UConn Storrs Campus

UConn Storrs is the flagship campus of the State’s university. The sprawling campus is situated among the hills and dales of “the Quiet Corner” of Connecticut, with easy access to all the amenities.

ENGL 1003: Writing for Multilingual Students In English 1003, multilingual students whose home language is not English, and who will be coming to UConn from a country outside the US, will find that the course is a welcome introduction to composing work for the American university. The course is limited to 15 students so each student can receive individualized attention for their work. Students learn new methods for writing, composing, and designing projects through classroom work; this work includes reading and writing assignments that encourage them to bring their own knowledge and experiences into a new analytical framework. All work undergoes a series of drafts with students reflecting on the new methods they are adopting to help bring awareness of an approach to writing that will be invaluable in future coursework. The course should not be confused with an English language course as this course focuses on writing for multilingual students. Most students who take ENGL 1003 move to ENGL 1004, which is described below. 


ENGL 1004: Introduction to Academic Writing In ENGL 1004 classes, students have the opportunity to grow from the individualized attention and guidance provided by their instructor. English 1004 prepares students for the work required in ENGL 1007 at Storrs as well as for  future courses outside of English, by introducing them to a range of composition modes and communication for varied audiences. In ENGL 1004, students can expect to create a variety of compositions that draw on textual, visual, digital, and audio composition practices explored throughout the course. The course introduces students to a unique approach to writing through the activities of writing, composing, and designing meaningful work that audiences will want to return to. Engagement with and reflection on these and related composition practices prepare students for the work expected in ENGL 1007, which is described below.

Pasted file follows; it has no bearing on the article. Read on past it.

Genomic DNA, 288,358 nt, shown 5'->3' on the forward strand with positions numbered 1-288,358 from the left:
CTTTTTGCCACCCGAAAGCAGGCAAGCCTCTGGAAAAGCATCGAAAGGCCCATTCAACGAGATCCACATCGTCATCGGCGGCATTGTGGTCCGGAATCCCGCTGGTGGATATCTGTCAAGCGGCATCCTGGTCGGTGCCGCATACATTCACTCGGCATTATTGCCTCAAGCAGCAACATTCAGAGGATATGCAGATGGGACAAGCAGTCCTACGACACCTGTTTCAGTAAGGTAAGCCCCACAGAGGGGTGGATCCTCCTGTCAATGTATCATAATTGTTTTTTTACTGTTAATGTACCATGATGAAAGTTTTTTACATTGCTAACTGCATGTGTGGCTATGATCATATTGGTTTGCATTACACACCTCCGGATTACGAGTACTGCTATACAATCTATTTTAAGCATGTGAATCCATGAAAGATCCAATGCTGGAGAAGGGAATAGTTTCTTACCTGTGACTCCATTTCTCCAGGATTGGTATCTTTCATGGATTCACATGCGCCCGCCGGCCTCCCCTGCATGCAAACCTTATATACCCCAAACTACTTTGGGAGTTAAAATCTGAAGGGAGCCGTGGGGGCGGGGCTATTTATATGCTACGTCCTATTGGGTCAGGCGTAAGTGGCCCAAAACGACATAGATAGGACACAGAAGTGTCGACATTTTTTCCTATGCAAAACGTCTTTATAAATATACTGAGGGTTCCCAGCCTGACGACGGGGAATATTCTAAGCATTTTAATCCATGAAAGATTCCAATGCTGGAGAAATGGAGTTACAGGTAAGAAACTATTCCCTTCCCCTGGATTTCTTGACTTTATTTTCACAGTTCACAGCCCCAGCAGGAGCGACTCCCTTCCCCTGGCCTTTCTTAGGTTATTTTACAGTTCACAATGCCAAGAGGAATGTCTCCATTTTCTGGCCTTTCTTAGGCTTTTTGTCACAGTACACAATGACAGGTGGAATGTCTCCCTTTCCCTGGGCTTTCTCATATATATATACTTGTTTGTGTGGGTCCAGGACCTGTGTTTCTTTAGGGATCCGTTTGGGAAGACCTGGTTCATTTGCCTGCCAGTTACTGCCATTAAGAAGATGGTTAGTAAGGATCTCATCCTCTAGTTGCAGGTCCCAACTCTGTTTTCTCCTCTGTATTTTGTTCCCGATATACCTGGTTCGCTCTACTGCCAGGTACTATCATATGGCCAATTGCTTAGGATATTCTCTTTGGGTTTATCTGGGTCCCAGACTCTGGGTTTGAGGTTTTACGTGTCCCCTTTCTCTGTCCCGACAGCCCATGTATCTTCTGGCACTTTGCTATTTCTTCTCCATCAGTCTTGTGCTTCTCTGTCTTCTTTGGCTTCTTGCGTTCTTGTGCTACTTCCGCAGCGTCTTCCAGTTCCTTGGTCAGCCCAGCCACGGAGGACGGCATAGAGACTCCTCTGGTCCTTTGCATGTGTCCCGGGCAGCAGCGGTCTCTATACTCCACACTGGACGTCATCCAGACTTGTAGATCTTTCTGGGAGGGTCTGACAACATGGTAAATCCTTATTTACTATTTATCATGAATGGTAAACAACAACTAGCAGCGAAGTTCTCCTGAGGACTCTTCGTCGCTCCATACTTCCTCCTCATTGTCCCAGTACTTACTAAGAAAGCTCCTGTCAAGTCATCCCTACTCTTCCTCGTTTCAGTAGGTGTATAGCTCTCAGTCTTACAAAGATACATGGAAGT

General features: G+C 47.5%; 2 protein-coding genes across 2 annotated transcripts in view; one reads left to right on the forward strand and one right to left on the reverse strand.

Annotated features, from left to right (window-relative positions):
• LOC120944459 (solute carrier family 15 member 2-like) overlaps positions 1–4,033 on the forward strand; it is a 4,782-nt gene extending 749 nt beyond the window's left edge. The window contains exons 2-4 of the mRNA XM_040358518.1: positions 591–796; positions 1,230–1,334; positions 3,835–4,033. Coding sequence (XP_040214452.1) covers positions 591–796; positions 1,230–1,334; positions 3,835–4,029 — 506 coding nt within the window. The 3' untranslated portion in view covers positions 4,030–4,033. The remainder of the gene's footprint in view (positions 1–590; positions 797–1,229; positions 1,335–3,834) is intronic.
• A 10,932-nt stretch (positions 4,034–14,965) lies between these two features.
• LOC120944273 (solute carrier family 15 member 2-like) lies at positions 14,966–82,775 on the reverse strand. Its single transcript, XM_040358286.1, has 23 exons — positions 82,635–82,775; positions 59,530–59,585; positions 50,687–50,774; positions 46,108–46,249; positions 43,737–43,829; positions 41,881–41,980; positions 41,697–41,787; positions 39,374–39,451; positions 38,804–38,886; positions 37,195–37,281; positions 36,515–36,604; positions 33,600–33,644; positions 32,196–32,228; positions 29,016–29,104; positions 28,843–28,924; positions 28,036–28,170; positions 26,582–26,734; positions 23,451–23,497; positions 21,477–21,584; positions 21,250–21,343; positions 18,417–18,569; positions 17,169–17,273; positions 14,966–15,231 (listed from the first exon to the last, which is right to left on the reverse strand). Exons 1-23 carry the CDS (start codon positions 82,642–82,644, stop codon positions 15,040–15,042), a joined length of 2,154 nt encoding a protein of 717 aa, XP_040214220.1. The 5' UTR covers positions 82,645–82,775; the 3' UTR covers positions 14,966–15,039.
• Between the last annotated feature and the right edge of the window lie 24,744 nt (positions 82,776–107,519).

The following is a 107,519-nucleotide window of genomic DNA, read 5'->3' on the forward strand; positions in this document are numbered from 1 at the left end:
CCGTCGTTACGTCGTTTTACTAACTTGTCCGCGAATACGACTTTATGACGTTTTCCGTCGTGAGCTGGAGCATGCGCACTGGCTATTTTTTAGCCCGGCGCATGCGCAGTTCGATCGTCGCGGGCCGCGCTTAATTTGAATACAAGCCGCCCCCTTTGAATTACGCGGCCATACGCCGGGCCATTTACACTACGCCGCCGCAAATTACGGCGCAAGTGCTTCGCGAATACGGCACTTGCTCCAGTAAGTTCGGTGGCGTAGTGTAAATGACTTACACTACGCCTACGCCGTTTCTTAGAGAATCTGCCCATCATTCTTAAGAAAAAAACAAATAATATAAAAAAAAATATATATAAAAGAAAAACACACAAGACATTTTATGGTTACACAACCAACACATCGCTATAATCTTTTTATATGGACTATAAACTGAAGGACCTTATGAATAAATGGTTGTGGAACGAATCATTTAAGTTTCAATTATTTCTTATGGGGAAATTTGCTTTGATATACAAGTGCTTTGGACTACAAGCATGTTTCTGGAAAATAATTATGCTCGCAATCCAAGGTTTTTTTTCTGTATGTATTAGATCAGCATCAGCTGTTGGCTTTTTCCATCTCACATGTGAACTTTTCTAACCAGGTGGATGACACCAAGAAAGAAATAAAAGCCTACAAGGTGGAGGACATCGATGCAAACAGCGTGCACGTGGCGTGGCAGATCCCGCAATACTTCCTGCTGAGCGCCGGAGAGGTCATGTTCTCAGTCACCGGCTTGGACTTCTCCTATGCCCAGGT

ENGL-1007: Seminar in Academic Writing and Multimodal Composition Through ENGL 1007, students are introduced to different modes and approaches to composition and become aware of, and respond to, a variety of rhetorical situations. Our students compose through multiple forms of literacy, including rhetorical, digital, and information literacies necessary for twenty-first-century contexts. Students develop creatively intellectual inquiries through sustained engagement with texts, ideas, and problems. As students develop a new approach to writing, they also develop transferable skills for writing in a variety of contexts and disciplines. ENGL-1007 encourages transfer through our course moves, which are specific composition moves writers make in many rhetorical situations or in many disciplines: collecting & curating, engaging, contextualizing, theorizing, and circulating. Our learning objectives describe the long-term habits our students will develop in ENGL-1007 and put to use in later coursework. At Storrs, the “Seminar in Academic Writing and Multimodal Composition” includes a composition Studio that provides time to engage in collaborative composing and culminates in students’ development of a Digital Learning Portfolio. The Digital Learning Portfolio both archives student work and showcases their skills from both their Seminar and Studio. Throughout the Studio, students and instructors experiment with and apply the cognitive, creative, and technical skills needed for effective communication in a range of modes and through a number of traditional and emergent technologies. Students will receive one grade for the Seminar and Studio together.  

ENGL-1007 may be used to fulfill any course prerequisites also satisfied by ENGL 1010 or 1011. ENGL-1007 is a four-credit course.

For more information on FYW on the Storrs Campus, feel free to review this website (fyw.uconn.edu), or contact

Dr. Lisa Blansett, Director

Dr. Alex Gatten, Associate Director

Email: firstyearwriting@uconn.edu